Afghanisthan existed. Somalia exists. Angola exists. ISIS can exist too; as long as they do not get greedy and try to engage Iran, Israel and Saudi Arabia simultaneously. The fact that there are a number of “western” muslims exist that do not approve silently, does not work against it.

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  33. A Palestinian guy once told me Islam is a simple populist religion for simple people, while Christianity is a complex, elitist religion. I tend to agree. Combing church and state to a high degree allows different groups to not only interpret Islam differently but also apply it differently according to the views of particular leaders and the dominant views of the local population. For example, homosexuality is illegal in populist Iran yet transsexualism is legal. In westernised Turkey both are legal, while in traditionalist Saudi Arabia both are totally forbidden.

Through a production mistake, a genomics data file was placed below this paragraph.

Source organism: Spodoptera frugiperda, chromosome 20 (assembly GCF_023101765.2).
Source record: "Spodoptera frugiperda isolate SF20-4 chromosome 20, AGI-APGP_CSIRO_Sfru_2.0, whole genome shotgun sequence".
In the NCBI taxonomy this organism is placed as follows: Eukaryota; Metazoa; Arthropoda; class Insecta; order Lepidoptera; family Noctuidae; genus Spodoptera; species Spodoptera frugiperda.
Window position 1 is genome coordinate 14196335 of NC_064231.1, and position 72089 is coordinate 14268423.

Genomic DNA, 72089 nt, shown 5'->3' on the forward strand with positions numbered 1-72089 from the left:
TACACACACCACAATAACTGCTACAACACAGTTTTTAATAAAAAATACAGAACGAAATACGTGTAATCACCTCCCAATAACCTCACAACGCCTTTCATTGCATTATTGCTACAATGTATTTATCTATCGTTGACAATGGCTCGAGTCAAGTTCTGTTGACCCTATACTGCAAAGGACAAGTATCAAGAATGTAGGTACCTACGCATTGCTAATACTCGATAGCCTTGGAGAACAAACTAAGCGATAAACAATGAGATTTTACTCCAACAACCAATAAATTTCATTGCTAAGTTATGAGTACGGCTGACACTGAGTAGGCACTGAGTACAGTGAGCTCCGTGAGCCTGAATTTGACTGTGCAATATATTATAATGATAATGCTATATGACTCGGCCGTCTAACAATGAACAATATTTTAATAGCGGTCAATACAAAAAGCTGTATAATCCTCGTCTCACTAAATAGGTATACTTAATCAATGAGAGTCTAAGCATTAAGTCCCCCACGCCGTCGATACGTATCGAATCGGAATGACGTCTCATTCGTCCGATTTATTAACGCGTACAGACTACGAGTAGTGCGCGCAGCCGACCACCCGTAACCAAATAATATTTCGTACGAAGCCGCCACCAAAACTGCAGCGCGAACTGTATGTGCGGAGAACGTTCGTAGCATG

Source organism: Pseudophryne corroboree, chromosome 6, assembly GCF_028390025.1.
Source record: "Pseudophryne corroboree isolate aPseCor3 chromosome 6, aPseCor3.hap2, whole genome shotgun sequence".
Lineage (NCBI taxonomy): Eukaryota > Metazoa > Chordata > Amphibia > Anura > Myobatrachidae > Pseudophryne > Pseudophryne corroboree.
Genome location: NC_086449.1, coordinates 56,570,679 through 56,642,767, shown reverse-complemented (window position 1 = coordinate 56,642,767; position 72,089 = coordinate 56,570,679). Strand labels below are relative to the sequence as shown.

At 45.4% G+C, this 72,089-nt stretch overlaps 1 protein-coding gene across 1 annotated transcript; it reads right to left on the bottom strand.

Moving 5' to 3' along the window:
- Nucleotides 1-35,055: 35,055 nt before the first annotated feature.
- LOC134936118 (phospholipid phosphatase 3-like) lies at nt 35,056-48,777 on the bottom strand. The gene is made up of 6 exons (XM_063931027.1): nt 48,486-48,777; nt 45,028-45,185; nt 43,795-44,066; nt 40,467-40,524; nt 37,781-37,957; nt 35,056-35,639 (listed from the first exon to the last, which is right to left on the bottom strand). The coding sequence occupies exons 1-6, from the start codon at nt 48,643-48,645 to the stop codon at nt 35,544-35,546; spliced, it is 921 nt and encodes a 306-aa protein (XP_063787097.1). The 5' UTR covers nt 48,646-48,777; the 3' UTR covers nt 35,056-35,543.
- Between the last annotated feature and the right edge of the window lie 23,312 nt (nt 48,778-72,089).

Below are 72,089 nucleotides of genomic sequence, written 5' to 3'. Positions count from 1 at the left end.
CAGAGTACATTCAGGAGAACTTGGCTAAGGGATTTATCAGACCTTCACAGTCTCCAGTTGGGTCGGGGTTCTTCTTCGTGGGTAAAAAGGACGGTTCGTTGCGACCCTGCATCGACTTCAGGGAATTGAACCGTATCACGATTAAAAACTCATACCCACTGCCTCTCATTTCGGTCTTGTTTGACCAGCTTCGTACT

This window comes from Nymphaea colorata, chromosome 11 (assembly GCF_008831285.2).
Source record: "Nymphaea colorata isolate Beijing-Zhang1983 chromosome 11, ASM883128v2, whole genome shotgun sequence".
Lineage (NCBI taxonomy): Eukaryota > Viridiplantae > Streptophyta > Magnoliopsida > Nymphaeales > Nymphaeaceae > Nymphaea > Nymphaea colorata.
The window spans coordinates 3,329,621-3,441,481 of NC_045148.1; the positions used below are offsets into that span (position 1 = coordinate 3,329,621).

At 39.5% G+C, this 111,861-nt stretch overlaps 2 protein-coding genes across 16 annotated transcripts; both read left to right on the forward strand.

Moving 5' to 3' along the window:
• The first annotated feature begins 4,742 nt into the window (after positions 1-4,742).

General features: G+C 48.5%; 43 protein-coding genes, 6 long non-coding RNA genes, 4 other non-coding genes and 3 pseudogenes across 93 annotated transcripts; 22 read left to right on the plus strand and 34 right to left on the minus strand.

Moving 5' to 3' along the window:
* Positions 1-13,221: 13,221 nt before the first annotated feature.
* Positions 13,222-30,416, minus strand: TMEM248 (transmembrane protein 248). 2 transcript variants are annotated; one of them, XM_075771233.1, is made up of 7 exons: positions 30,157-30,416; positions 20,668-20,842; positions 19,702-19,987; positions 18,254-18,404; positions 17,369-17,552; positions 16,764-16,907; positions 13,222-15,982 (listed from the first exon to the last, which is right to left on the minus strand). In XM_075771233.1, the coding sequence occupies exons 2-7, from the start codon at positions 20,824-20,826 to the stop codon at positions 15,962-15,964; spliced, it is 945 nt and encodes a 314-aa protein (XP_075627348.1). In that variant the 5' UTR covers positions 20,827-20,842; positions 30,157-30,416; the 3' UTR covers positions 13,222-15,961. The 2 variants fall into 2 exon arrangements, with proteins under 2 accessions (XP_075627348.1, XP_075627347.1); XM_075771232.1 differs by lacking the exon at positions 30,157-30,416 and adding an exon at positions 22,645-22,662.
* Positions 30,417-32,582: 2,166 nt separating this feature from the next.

This also makes it very hard to predict how Islam will be interpreted in different countries and among different political factions.

    In contrast, once elites in western countries decide on a course of action, nearly all western countries do the same and it takes a long time before they will consider a U-turn to appease the masses. It’s highly unlikely for example, that a European country is suddenly going to do a U-turn on homosexuality, marriage laws or the death penalty.

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  34. A Palestinian guy once told me Islam is a simple populist religion for simple people, while Christianity is a complex, elitist religion.